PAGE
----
Mississippi got the jump on Louisiana this year with its turkey season opening a week earlier than Louisiana's. Needless to say, Friday, March 21st was a wonderful day for Louisiana turkey hunters.
I have been about half sick since my return from a dove hunt in Argentina, and to date, am just about well. I couldn't help it though; I just had to be in the woods the 21st. So in the wee hours of the morning, around 5:30 a.m., with my hunting buddies Mike and Terry May, I set out down an old haul road in Madison Parish.
Remember Good Friday? Boy, it was a near perfect morning to be in the woods for those of us pursuing wild turkey. Cool, calm, and a near perfect sunrise. There would be no reason for every gobbler in the woods not to gobble at least once.
At 6:30 a.m. Terry had not heard a single gobble from Mike's “shock” owling. I made my own attempt to owl, but my sickly throat would not allow me to make anything that even remotely resembled an owl trying to owl. By 6:35 a.m. Mike and Terry hiked off down the opening into the woods.
They had helped me position my decoys in the fading moonlight, allowing me to “set up” nearby. As daylight approached, my little spread didn't look right. I quickly repositioned one hen and my jake decoy to specs. But, after getting back to my hideout I discovered I still needed a little extra cover to my hard right. Three palmettos got everything looking good and I felt comfortable.
I used an old slate call that I have a lot of faith in to advertise my location. After the second set of calls from the slate — two turkeys gobbled. One seemed behind me, while one was off to my right. Just to spice things up I got a double reed diaphragm and my homemade box call out.
The added sounds quickly got things going. The bird off to my right was a jake trying his best to gobble, while the bird behind me was mature. I was hoping the mature bird would come on and try to jump on the jake decoy. I had positioned myself in such a fashion that I could not move around the tree to get on this bird, or I would lose my concealment.
I've shot turkeys in the back and all up around the head and ears before, so I was OK with my set up. As the two birds got closer the slate and box calls were discharged from their duties. Using only the diaphragm call, the two birds converged on my “spread.”
Boy, I was wanting to look to my left to see the bird behind me, but elected not to move. The jake was now visible off to my right, strolling along and unaware of my position. This bird had lust on his mind, spying the hen decoys.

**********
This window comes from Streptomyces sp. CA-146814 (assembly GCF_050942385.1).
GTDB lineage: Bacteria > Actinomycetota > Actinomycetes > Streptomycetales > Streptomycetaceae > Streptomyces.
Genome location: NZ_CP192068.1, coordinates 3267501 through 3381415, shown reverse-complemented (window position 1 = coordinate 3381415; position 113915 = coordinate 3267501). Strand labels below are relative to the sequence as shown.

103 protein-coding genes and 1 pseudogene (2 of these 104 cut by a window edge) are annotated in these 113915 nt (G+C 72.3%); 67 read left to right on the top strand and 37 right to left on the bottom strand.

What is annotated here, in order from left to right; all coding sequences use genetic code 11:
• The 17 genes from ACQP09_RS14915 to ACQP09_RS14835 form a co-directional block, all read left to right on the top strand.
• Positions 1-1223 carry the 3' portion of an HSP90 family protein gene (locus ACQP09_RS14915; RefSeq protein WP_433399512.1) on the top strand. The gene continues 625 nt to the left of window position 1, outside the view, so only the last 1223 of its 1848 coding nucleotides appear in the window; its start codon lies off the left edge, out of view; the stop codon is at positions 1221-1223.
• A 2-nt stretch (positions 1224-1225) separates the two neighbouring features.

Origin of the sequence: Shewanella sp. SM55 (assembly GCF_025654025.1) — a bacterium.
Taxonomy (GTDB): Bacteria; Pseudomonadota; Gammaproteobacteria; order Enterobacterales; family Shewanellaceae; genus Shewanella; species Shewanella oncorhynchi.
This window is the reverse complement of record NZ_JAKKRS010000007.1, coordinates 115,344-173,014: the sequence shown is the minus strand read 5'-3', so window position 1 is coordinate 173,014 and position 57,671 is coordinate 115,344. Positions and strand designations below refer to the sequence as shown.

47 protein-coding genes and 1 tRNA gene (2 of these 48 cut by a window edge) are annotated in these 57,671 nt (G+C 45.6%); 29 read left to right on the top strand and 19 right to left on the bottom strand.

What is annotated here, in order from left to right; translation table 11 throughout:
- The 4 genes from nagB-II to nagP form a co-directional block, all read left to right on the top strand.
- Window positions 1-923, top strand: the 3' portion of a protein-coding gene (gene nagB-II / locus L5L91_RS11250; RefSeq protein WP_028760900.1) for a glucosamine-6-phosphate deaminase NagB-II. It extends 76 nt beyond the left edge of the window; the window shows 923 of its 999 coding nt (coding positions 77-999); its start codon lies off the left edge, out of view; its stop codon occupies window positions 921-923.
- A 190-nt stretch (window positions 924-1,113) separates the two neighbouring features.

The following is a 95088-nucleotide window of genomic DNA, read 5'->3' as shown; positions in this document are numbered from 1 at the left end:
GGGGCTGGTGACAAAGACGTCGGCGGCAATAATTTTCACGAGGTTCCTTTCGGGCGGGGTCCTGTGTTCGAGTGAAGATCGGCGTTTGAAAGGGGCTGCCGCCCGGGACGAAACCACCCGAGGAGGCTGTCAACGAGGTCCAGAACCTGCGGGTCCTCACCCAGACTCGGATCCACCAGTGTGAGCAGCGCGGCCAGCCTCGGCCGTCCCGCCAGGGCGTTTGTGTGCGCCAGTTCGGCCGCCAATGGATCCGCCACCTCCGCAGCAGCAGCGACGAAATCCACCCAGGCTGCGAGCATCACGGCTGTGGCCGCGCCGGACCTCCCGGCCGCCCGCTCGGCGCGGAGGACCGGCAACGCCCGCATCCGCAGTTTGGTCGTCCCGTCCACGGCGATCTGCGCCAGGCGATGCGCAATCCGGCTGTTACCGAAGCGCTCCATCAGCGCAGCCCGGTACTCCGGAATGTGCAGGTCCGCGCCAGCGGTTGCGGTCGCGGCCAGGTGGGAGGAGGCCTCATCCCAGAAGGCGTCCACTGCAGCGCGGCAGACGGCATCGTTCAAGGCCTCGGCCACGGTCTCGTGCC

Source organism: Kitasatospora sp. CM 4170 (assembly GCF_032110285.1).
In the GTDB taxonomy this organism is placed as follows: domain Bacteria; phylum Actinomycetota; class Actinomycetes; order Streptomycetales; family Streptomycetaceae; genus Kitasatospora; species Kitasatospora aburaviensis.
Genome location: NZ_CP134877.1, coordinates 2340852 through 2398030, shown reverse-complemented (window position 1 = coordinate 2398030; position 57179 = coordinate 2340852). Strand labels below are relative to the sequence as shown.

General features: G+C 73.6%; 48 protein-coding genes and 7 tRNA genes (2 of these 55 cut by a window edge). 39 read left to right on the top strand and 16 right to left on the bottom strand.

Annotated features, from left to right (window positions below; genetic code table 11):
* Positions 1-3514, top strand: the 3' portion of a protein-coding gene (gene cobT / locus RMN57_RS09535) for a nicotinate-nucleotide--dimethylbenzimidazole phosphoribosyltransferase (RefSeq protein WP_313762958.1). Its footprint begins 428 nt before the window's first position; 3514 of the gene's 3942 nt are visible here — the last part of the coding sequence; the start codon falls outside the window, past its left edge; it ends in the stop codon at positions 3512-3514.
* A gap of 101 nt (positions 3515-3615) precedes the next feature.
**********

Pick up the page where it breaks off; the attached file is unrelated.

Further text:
At about 15 steps and directly in front of me, this young bird saw my jake decoy. I was figuring on seeing a fight as the jake approached the decoy but at about 6 or 7 feet from the decoy, the bird behind me “putted.” For those of you that don't know turkey talk, a putt is a “get out of Dodge quick” alarm sound for turkeys all over the world.
Well, this young jake wasn't plumb stupid. He putted one time and decided that flying outa there would be conducive to another day afield. Due to my cat-like reflexes and the recent dove hunt in Argentina (more on this phenomenon later), the Winchester fluidly and smoothly came to my shoulder like a well-oiled watch. The turkey was now about 10 steps from me, about head high, and airborne with full power and starting to climb when 1 5/8 ounces of copper-plated 6's from the bottom (modified choke) barrel terminated his flight plans.
Just like deer hunting, the work now started. I had a game vest that was bigger than normal in the back. But wouldn't you know, the turkey wouldn't fit in it! He did fit in my decoy bag, and the decoys fit in the vest, so it all worked out. By the way, don't even think about getting out of your truck without a ThermaCELL, Deet, or a sack of sulphur as the mosquitoes are as bad as I've ever seen.
If you get a chance, take a kid fishing or hunting. For that matter, take anyone. One doesn't have to kill to enjoy our outdoors. Some of the best meals and friends are made “at the camp.”